The Current Household Sector Indebtedness in Malaysia
Consider this - Malaysia's household debt stood at 39% of its GDP in 1997 - the year the Asian Financial Crisis (AFC) hit the Asian Tigers of the 1990s.  In Aug-2010 it reached 78% of the Malaysian GDP.  55% of the household sector debt is due to residential mortgages, over 80% of which is financed at a variable rate with (often) a 3-5 year initial fixed rate period.  23% of the household debt and is due to auto loans. The vulnerability of households to interest rate shock is therefore high.  And, it continues to rise - there are no regulatory restrictions on the maximum LTV ratio for loans extended to finance the purchase of residential properties in Malaysia except for a guideline that came into force in November 2010 that the LTV ratio for a loan intended to finance the third residential property must not exceed 70% (yes, it is not a typographical error; I mean 'third').  Banking system assets in the household sector have grown in locked steps with the growth in household sector debt and today comprise 60% of the total banking system assets against just 33% in the period just prior to the AFC.  The argument that retail loans are less risky due to the comparative absence of size concentrations (the Malaysian banking sector certainly thinks so) does not quite hold when taken to the limits - what may not be lost to size concentrations could well be lost to 'policy concentration' [1] and high leverage.  How did Malaysia's household sector become as leveraged?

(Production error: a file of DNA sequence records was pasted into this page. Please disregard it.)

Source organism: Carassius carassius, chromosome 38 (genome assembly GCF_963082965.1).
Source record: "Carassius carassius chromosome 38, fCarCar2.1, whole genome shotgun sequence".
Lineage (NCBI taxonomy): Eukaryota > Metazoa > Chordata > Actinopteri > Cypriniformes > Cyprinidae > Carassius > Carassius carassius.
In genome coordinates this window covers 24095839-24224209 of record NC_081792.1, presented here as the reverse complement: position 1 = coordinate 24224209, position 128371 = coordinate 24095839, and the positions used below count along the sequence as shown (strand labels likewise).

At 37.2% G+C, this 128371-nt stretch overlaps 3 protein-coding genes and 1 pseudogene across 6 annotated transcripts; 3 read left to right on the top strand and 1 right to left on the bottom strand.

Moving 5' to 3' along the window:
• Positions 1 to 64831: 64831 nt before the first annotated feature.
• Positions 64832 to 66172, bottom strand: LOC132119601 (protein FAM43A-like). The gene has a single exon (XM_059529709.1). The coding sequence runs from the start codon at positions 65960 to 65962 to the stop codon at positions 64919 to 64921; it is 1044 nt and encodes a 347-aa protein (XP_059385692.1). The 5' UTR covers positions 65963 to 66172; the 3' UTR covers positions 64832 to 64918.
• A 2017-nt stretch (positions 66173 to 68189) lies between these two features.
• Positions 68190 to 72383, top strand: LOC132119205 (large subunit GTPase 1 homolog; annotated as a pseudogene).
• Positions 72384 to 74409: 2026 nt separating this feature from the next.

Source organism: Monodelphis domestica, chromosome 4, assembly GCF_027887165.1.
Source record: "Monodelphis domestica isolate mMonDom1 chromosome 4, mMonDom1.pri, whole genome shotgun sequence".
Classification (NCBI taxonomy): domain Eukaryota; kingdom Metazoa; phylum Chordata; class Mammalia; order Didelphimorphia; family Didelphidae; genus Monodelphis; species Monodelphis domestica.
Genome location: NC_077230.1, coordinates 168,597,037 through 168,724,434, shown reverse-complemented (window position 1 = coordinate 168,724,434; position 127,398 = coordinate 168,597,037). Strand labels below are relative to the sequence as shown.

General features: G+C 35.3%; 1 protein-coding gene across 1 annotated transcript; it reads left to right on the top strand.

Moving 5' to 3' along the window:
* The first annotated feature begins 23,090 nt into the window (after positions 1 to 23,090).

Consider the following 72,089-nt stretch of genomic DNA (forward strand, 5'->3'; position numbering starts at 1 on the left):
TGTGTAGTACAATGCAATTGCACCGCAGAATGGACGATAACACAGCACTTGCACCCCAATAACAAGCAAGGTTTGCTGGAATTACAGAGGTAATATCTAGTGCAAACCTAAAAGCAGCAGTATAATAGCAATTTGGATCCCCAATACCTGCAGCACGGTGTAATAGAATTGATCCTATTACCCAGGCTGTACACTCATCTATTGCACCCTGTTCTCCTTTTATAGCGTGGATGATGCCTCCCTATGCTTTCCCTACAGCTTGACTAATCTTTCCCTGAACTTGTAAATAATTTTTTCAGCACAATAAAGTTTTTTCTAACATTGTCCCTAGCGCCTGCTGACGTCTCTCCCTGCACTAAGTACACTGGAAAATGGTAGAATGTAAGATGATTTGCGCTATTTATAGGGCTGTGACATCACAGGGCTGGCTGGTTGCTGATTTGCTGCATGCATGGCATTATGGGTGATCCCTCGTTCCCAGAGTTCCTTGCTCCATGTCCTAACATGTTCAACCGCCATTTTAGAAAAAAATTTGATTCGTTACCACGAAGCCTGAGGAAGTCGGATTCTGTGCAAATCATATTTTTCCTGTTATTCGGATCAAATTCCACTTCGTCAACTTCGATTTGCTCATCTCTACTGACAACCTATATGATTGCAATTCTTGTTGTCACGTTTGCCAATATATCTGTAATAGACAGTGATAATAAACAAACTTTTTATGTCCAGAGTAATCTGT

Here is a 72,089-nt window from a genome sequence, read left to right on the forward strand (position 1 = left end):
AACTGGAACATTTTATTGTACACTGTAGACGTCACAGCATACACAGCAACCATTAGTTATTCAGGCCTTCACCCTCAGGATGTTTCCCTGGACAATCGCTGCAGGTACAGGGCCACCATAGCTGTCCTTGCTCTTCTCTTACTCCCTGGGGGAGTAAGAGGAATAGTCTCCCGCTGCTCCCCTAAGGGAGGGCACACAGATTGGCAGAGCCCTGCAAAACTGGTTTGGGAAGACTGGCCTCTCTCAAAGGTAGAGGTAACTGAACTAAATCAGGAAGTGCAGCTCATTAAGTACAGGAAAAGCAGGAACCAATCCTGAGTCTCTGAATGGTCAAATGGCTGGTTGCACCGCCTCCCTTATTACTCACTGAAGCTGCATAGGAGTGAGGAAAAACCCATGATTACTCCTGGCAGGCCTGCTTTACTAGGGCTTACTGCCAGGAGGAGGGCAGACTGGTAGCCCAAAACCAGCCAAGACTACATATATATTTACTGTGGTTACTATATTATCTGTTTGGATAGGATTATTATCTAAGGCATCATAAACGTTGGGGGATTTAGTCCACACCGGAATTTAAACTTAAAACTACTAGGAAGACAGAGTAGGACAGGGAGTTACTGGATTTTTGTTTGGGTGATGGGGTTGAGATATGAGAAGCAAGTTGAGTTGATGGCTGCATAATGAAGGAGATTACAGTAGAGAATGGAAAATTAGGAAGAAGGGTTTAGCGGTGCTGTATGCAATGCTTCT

The Tiger Years (1988-'97)